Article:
Nonalcoholic fatty liver disease (NAFLD) arises from mitochondrial dysfunction under sustained imbalance between energy intake and expenditure, but the underlying mechanisms controlling mitochondrial respiration have not been entirely understood. Heterotrimeric G proteins converge with activated GPCRs to modulate cell-signaling pathways to maintain metabolic homeostasis. Here, we investigated the regulatory role of G protein α12 (Gα12) on hepatic lipid metabolism and whole-body energy expenditure in mice. Fasting increased Gα12 levels in mouse liver. Gα12 ablation markedly augmented fasting-induced hepatic fat accumulation. cDNA microarray analysis from Gna12-KO liver revealed that the Gα12-signaling pathway regulated sirtuin 1 (SIRT1) and PPARα, which are responsible for mitochondrial respiration. Defective induction of SIRT1 upon fasting was observed in the liver of Gna12-KO mice, which was reversed by lentivirus-mediated Gα12 overexpression in hepatocytes. Mechanistically, Gα12 stabilized SIRT1 protein through transcriptional induction of ubiquitin-specific peptidase 22 (USP22) via HIF-1α increase. Gα12 levels were markedly diminished in liver biopsies from NAFLD patients. Consistently, Gna12-KO mice fed a high-fat diet displayed greater susceptibility to diet-induced liver steatosis and obesity due to decrease in energy expenditure. Our results demonstrate that Gα12 regulates SIRT1-dependent mitochondrial respiration through HIF-1α–dependent USP22 induction, identifying Gα12 as an upstream molecule that contributes to the regulation of mitochondrial energy expenditure.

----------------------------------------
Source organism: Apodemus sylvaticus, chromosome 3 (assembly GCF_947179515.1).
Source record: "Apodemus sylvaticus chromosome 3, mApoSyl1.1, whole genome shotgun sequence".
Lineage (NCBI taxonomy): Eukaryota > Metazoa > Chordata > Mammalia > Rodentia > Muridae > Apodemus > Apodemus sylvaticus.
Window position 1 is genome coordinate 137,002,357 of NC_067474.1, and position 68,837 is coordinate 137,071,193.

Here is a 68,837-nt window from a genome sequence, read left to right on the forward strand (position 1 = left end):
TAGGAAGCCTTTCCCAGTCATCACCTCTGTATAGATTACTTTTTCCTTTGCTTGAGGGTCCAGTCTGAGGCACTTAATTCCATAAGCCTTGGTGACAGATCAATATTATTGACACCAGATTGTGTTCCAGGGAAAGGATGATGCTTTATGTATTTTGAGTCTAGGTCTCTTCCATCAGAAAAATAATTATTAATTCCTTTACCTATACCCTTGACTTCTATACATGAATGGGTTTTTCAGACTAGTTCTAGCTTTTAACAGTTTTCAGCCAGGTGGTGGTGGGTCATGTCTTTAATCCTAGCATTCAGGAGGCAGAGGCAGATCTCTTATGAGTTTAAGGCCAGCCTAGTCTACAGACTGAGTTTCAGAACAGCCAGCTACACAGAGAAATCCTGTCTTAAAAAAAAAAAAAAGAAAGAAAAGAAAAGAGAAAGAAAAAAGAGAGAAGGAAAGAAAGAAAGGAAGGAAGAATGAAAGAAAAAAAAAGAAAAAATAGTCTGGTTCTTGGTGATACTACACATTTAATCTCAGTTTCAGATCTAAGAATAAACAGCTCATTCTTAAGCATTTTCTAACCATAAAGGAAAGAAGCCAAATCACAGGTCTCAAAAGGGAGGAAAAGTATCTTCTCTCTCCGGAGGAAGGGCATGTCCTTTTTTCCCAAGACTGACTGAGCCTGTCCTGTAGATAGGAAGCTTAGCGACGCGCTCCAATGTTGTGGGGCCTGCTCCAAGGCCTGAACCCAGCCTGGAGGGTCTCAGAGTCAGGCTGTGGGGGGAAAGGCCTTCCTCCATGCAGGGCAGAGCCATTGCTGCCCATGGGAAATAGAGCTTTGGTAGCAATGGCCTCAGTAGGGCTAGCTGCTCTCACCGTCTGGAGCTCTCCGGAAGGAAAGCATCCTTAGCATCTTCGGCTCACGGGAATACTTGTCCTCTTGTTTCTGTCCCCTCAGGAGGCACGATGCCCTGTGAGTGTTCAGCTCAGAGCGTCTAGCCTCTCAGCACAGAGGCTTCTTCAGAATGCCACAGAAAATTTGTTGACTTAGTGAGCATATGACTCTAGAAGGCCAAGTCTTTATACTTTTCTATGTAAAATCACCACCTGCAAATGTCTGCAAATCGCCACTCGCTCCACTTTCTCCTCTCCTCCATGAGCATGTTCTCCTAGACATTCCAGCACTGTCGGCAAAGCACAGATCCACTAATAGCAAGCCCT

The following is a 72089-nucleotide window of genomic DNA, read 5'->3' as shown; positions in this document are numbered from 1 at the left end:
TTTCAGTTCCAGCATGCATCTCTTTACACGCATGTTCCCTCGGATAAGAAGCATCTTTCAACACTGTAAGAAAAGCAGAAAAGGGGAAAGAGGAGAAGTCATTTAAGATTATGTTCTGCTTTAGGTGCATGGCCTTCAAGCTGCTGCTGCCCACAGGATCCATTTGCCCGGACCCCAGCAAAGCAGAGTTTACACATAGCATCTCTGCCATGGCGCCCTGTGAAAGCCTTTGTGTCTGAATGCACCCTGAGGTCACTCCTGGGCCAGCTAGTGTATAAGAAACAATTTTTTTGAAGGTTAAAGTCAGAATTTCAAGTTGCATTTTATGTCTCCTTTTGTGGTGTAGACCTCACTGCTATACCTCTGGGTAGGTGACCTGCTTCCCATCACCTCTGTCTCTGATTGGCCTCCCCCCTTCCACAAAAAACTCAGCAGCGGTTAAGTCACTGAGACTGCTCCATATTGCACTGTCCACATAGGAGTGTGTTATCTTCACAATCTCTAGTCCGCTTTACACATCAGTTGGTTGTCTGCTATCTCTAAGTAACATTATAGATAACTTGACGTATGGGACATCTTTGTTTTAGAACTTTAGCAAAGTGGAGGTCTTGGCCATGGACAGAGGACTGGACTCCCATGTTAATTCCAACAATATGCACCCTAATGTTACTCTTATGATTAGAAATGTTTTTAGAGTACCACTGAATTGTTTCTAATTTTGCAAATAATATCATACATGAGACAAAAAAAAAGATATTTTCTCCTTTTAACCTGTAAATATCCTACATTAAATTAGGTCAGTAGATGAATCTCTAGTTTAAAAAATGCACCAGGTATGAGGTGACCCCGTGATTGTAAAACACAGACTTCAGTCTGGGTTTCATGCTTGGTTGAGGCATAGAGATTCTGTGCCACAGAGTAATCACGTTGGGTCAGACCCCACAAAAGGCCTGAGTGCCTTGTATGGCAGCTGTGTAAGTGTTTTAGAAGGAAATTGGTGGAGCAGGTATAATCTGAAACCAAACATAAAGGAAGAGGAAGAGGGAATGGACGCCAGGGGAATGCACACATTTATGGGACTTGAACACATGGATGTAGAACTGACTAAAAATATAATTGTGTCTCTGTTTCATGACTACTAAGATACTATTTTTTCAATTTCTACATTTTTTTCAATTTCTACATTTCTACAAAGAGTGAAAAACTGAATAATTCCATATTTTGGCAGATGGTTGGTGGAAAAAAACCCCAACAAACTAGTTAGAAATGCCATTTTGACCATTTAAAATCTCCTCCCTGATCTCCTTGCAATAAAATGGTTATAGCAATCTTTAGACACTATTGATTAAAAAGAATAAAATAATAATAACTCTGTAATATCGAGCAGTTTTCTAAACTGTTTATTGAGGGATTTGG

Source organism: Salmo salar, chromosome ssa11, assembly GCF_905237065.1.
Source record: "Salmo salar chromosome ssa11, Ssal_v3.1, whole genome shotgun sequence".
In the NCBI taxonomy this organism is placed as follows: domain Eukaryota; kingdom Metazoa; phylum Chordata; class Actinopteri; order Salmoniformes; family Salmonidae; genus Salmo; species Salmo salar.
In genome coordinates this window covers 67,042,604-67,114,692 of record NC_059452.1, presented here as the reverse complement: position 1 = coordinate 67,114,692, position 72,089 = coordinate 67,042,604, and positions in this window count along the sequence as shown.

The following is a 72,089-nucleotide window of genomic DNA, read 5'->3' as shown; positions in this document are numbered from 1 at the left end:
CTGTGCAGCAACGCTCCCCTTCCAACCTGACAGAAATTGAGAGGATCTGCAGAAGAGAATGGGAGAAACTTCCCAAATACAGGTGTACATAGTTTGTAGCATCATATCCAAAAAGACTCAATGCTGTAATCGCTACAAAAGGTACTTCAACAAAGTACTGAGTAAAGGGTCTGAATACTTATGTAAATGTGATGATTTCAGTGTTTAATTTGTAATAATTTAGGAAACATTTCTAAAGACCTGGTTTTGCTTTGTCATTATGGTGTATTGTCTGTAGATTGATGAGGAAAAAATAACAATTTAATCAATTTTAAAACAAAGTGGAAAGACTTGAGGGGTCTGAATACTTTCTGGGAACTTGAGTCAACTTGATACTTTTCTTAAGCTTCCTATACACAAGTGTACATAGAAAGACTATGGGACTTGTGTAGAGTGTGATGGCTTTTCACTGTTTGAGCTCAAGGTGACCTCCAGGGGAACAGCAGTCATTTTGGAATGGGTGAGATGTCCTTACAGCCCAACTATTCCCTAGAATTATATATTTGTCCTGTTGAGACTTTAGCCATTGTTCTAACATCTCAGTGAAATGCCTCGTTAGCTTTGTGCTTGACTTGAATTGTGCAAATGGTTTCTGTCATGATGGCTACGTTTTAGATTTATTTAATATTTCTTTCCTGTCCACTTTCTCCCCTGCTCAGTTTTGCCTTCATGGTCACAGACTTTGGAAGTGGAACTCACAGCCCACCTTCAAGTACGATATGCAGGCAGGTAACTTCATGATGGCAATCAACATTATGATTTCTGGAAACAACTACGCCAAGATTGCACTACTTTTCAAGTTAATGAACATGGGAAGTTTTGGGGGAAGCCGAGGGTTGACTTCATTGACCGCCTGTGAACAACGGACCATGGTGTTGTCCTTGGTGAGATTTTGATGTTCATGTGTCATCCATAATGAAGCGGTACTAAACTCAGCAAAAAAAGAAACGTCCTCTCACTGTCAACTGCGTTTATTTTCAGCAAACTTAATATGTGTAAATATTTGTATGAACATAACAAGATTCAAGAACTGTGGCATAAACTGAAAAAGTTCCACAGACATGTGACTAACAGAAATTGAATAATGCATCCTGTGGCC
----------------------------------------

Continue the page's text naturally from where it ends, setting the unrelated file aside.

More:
Tae Hyun Kim, Yoon Mee Yang, Chang Yeob Han, Ja Hyun Koo, Hyunhee Oh, Su Sung Kim, Byoung Hoon You, Young Hee Choi, Tae-Sik Park, Chang Ho Lee, Hitoshi Kurose, Mazen Noureddin, Ekihiro Seki, Yu-Jui Yvonne Wan, Cheol Soo Choi, Sang Geon Kim
Usage data is cumulative from January 2020 through January 2021.
Usage information is collected from two different sources: this site (JCI) and Pubmed Central (PMC). JCI information (compiled daily) shows human readership based on methods we employ to screen out robotic usage. PMC information (aggregated monthly) is also similarly screened of robotic usage.
Various methods are used to distinguish robotic usage. For example, Google automatically scans articles to add to its search index and identifies itself as robotic; other services might not clearly identify themselves as robotic, or they are new or unknown as robotic. Because this activity can be misinterpreted as human readership, data may be re-processed periodically to reflect an improved understanding of robotic activity. Because of these factors, readers should consider usage information illustrative but subject to change.